Obama: 'Two-State Solution' Best for Israel

President Barack Obama continues to push new Israeli government towards accepting the "two-state solution" for peace with the PA.

Elad Benari ,

Obama speaks at news conference in Camp David
Obama speaks at news conference in Camp David

The United States still believes Israel's long-term security is best served by reaching an agreement to live alongside a recognized Palestinian state, President Barack Obama said Thursday, according to AFP.

Obama was speaking shortly after Israeli Prime Minister Binyamin Netanyahu formed a new coalition, which the world sees as likely to further strain ties with the Palestinians.

"I continue to believe a two-state solution is absolutely vital for not only peace between Israelis and Palestinians, but for the long-term security of Israel as a democratic and Jewish state," Obama told a press conference at Camp David, where he is meeting Gulf leaders for talks on the impending Iranian deal.

"I know that a government has been formed that contains some folks who don't necessarily believe in that premise, but that continues to be my premise," he added.

Noting that he was speaking at Camp David, Obama referred back to a 1978 deal negotiated at the same presidential retreat that brought peace between Israel and Egypt.

"Israel is better off for it. I think the same would be true if we get a peace deal between Israelis and Palestinians," he said.

"That prospect seems distant now, but I think it's always important for us to keep in mind what's right and what's possible," added Obama.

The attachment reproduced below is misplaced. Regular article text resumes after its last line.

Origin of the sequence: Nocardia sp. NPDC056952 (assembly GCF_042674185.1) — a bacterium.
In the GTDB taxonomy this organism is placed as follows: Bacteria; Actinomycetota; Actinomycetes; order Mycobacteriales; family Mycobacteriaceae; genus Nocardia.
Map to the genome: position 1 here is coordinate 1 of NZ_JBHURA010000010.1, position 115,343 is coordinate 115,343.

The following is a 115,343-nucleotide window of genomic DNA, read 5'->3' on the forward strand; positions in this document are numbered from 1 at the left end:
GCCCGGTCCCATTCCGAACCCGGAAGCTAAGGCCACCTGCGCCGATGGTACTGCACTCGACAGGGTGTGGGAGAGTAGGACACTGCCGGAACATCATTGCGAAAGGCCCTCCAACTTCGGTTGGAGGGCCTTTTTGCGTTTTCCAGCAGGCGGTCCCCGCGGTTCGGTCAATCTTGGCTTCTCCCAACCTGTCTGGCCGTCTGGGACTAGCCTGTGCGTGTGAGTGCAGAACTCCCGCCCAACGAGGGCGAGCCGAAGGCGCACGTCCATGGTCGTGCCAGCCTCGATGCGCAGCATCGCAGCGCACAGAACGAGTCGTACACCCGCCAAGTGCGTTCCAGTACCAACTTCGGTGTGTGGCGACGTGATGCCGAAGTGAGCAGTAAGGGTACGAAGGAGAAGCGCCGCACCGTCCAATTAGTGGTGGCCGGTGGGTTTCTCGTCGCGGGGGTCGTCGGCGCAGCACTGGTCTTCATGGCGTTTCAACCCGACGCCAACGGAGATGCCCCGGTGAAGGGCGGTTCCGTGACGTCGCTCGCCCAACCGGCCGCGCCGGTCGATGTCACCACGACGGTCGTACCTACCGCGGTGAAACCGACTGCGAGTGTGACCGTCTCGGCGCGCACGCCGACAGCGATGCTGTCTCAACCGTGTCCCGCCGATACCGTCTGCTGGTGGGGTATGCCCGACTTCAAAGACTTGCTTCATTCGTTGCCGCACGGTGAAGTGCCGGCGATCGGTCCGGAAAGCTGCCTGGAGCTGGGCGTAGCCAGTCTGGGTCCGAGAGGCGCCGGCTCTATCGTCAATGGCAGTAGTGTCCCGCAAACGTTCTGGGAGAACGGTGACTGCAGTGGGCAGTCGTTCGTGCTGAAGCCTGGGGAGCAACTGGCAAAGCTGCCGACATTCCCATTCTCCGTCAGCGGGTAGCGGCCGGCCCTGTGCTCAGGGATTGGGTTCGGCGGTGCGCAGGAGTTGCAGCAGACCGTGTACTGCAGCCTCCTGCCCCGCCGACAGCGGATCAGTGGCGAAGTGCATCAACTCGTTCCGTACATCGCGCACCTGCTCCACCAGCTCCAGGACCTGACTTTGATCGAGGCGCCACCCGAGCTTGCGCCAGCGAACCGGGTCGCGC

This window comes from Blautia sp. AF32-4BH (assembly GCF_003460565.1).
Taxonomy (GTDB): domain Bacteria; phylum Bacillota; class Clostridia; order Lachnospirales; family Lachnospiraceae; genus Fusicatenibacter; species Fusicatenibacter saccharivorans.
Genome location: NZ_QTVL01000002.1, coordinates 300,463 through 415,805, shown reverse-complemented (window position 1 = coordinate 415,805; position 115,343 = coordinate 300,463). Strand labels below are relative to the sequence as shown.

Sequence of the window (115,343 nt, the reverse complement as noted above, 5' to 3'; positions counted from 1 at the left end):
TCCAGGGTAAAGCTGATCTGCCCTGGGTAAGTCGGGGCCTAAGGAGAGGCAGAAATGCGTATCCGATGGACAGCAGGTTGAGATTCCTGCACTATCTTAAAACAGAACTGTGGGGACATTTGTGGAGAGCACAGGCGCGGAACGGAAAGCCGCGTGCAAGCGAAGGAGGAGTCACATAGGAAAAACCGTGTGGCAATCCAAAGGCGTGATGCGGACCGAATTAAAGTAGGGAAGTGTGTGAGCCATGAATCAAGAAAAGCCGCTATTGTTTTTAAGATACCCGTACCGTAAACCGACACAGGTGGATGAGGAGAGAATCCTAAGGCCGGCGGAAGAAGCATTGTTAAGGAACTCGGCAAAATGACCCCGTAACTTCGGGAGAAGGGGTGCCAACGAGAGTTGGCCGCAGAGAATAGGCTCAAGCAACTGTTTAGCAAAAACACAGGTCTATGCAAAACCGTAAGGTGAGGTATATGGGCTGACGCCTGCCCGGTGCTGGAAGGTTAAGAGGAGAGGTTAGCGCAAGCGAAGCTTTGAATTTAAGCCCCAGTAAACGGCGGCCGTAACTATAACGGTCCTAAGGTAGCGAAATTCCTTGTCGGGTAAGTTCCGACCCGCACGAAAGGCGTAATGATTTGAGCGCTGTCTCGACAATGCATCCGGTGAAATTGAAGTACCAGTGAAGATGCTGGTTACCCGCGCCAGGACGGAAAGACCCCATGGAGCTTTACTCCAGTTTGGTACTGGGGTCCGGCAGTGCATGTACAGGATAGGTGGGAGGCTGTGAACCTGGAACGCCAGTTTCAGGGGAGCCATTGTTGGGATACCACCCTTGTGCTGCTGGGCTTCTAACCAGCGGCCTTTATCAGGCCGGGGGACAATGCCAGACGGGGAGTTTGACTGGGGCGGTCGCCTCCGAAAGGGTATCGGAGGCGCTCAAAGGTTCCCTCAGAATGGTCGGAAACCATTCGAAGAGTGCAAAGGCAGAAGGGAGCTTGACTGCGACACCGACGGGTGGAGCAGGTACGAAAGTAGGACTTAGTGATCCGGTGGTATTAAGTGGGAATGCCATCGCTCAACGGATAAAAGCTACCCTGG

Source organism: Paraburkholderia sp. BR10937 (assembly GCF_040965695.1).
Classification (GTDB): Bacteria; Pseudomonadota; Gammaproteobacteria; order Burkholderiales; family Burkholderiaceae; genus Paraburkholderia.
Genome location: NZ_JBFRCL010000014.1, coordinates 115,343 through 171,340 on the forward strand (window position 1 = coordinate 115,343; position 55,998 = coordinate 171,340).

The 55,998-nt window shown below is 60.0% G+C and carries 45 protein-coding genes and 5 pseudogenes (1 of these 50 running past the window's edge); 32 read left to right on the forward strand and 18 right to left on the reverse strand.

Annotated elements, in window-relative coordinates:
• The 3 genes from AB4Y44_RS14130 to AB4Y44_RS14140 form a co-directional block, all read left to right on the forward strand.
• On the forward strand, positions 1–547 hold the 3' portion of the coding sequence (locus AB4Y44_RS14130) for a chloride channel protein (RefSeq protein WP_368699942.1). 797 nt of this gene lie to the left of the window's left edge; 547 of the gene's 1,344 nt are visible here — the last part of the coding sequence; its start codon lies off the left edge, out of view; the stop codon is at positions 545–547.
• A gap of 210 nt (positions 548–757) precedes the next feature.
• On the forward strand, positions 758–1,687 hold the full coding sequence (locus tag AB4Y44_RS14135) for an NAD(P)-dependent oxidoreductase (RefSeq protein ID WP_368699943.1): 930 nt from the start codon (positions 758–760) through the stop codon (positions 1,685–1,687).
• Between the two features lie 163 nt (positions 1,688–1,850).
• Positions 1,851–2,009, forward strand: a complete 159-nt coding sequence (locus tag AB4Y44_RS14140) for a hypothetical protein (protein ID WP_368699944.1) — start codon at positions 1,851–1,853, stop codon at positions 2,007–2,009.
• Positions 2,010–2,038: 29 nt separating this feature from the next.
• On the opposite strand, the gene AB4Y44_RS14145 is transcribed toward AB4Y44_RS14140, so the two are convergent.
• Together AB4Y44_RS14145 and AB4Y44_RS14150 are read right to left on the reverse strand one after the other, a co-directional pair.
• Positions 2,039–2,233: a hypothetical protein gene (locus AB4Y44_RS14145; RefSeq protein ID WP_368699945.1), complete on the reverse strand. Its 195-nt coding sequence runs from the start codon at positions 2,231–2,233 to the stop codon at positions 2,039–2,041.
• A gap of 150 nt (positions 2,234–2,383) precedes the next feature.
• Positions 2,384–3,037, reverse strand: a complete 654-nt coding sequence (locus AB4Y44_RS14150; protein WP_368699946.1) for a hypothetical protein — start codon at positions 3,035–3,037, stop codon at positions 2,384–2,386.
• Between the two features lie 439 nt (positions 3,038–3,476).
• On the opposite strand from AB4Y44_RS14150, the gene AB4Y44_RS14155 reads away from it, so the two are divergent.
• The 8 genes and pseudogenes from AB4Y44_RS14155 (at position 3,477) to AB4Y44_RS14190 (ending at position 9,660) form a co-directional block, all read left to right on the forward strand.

Thursday’s comments are the latest in what appears to be growing international pressure on Israel to accept the “two-state solution” in order to achieve peace with the Palestinian Authority (PA).

Earlier this week, Obama said in an interview that he expects Netanyahu’s new government to work towards the “two-state solution”,

“We look to the new Israeli government and the Palestinians to demonstrate—through policies and actions—a genuine commitment to a two-state solution,” Obama told the Asharq Al-Awsat newspaper, adding, “Only then can trust be rebuilt and a cycle of escalation avoided.”

During the recent election campaign in Israel, Netanyahu angered several Western leaders when he declared in a series of interviews he would do everything in his power to prevent the establishment of a Palestinian state.

He appeared to backtrack after the election, explaining in an interview that he wants “a sustainable, peaceful two-state solution" but adding that his earlier comments were a reflection of changing conditions on the Palestinian side, pointing to PA chairman Mahmoud Abbas’s pact to form a unity government with Hamas.

The White House, however, was not impressed with Netanyahu’s backtracking. Obama’s chief of staff, in fact, dismissed the comments and bluntly warned Israel that its "occupation of Palestinian land" must end.

Obama’s spokesman also declared that since Netanyahu had said he was no longer committed to the two-state solution, “that means we need to reevaluate our position in this matter, and that is what we will do moving forward."

Other leaders have called on Israel to commit to the “two-state solution” as well, notably the European Union’s Federica Mogherini and UN chief Ban Ki-moon.